PortCities London

Many hands: Trades of the Port of London, 1850-1980

The call-on

A seasonal trade

South West India Dock.
View full size imageSouth West India Dock. © NMM

By the mid-19th century, much of the trade of the Port of London was seasonal - sugar from the West Indies, timber from the north, tea and spices from the Far East.

 It was also difficult to predict when ships would arrive since bad weather could delay a fleet by weeks. The number of ships arriving during a period of four successive weeks in 1861 at the West India Dock was 42, 131, 209 and 85. On some days there were a large number of ships in the docks, on others very few.

Casual work

Landing frozen meat from Sydney in the South West India Dock, Millwall, London, on board the Catania.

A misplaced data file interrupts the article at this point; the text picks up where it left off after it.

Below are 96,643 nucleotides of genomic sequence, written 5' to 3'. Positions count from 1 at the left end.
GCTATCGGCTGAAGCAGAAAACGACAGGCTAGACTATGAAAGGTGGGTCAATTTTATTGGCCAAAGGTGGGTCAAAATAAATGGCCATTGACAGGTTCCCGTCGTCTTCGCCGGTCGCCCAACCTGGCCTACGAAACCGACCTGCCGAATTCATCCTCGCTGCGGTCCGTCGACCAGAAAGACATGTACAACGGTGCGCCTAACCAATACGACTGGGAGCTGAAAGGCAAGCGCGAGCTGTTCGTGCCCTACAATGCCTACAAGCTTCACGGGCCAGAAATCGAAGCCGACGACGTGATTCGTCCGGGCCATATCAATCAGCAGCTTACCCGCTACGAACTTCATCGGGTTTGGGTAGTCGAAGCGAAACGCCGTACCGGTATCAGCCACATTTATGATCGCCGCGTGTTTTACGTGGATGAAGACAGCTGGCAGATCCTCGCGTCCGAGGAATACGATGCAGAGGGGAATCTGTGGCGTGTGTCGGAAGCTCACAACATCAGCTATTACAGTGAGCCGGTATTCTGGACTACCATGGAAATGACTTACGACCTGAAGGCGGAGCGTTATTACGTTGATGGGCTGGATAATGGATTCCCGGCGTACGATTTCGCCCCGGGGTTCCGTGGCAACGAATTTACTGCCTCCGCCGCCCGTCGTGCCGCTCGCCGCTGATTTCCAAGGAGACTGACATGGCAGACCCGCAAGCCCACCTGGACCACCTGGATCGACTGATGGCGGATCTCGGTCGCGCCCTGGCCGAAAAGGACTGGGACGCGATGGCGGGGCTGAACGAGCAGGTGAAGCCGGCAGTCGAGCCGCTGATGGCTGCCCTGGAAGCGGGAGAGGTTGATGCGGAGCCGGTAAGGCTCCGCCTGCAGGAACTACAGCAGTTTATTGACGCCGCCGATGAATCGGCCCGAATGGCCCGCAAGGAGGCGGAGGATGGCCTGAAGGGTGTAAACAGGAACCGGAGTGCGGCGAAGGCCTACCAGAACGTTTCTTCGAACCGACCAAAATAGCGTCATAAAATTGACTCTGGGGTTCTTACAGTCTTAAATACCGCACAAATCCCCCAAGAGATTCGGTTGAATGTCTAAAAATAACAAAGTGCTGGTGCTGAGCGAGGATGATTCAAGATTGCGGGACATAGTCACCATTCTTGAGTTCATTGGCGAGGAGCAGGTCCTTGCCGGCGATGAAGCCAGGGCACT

View full size imageLanding frozen meat from Sydney in the South West India Dock, Millwall. © NMM
It was an era before mechanization and ship loading and discharging was highly labour intensive. There was very little advance notice that a ship was arriving. This meant that demand for men varied from day to day, even from hour to hour. The dock companies only took on labourers when trade picked up and they needed them.